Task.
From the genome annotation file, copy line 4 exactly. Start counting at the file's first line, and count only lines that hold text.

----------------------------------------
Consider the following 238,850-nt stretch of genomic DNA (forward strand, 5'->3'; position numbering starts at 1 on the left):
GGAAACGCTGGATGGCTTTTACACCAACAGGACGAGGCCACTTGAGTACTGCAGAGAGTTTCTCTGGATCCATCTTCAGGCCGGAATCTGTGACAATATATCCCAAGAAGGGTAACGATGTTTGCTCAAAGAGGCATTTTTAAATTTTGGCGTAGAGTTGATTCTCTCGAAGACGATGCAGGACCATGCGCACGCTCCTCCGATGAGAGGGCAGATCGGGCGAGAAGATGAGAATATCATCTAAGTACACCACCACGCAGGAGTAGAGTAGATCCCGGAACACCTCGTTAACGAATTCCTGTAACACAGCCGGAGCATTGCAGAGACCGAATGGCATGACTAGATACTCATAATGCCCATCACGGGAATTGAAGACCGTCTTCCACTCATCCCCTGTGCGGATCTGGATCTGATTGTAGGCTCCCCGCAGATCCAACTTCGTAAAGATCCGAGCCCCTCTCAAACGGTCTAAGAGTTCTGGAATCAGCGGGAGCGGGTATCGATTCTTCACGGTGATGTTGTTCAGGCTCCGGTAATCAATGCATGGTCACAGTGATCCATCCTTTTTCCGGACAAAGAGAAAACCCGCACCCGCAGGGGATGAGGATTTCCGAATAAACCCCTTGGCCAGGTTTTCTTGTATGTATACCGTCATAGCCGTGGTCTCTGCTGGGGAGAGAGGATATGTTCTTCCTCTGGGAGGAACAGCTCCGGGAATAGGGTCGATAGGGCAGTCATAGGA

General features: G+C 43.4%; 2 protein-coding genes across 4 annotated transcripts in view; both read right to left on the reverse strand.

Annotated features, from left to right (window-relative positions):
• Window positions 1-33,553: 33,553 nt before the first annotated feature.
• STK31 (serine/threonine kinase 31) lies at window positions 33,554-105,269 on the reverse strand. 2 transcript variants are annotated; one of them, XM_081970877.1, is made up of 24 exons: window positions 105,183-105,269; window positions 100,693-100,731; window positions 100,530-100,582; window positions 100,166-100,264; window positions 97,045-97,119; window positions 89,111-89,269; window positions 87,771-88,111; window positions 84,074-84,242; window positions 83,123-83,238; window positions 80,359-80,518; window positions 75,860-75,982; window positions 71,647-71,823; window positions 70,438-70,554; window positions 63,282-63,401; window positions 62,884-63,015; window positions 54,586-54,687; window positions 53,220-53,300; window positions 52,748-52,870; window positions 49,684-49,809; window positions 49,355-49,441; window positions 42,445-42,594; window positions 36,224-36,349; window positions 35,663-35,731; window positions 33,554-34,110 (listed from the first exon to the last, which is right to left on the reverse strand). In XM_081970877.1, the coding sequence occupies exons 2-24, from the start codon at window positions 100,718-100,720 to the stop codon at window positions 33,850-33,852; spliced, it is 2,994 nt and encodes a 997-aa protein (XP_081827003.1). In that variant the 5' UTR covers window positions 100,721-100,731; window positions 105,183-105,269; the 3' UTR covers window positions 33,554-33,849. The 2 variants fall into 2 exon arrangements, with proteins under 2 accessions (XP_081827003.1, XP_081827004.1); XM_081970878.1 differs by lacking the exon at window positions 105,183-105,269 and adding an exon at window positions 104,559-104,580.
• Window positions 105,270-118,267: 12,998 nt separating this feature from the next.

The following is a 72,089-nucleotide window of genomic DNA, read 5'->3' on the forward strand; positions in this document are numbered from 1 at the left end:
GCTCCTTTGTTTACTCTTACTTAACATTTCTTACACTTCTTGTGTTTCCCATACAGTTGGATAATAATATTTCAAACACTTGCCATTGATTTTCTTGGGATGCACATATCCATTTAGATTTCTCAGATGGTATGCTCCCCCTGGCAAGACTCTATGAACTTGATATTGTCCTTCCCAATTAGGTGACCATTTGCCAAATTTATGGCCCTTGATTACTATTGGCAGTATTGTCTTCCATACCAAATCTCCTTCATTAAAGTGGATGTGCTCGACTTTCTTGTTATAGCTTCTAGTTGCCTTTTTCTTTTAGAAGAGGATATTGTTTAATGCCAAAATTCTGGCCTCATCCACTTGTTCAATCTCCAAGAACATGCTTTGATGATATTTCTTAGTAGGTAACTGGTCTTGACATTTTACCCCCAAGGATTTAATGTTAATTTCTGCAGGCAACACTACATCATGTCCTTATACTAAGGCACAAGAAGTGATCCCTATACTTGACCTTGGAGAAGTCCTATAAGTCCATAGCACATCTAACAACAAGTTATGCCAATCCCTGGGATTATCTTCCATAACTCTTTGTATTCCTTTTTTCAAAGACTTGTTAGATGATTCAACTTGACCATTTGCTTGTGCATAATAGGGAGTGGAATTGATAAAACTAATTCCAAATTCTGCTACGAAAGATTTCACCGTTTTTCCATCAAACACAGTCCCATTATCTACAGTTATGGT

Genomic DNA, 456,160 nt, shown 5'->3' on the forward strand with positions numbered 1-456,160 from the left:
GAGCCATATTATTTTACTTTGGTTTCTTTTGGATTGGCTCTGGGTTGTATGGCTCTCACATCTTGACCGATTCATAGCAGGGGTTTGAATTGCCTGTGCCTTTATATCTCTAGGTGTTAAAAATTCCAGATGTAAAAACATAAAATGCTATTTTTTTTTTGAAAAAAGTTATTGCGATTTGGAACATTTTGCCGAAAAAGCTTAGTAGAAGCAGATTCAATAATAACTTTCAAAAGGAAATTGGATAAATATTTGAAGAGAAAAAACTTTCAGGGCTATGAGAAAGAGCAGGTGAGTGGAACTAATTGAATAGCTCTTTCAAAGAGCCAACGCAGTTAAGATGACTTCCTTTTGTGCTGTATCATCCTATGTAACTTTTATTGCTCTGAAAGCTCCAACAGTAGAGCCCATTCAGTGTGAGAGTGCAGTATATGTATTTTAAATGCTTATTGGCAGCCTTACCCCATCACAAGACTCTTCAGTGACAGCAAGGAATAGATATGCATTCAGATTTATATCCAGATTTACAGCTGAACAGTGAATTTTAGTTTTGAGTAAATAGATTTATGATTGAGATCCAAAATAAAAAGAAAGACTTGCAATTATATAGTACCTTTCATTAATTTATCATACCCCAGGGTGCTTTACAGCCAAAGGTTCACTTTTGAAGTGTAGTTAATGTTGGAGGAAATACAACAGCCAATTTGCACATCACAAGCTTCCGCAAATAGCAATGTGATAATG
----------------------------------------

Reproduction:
Annotated features, from left to right (window-relative positions):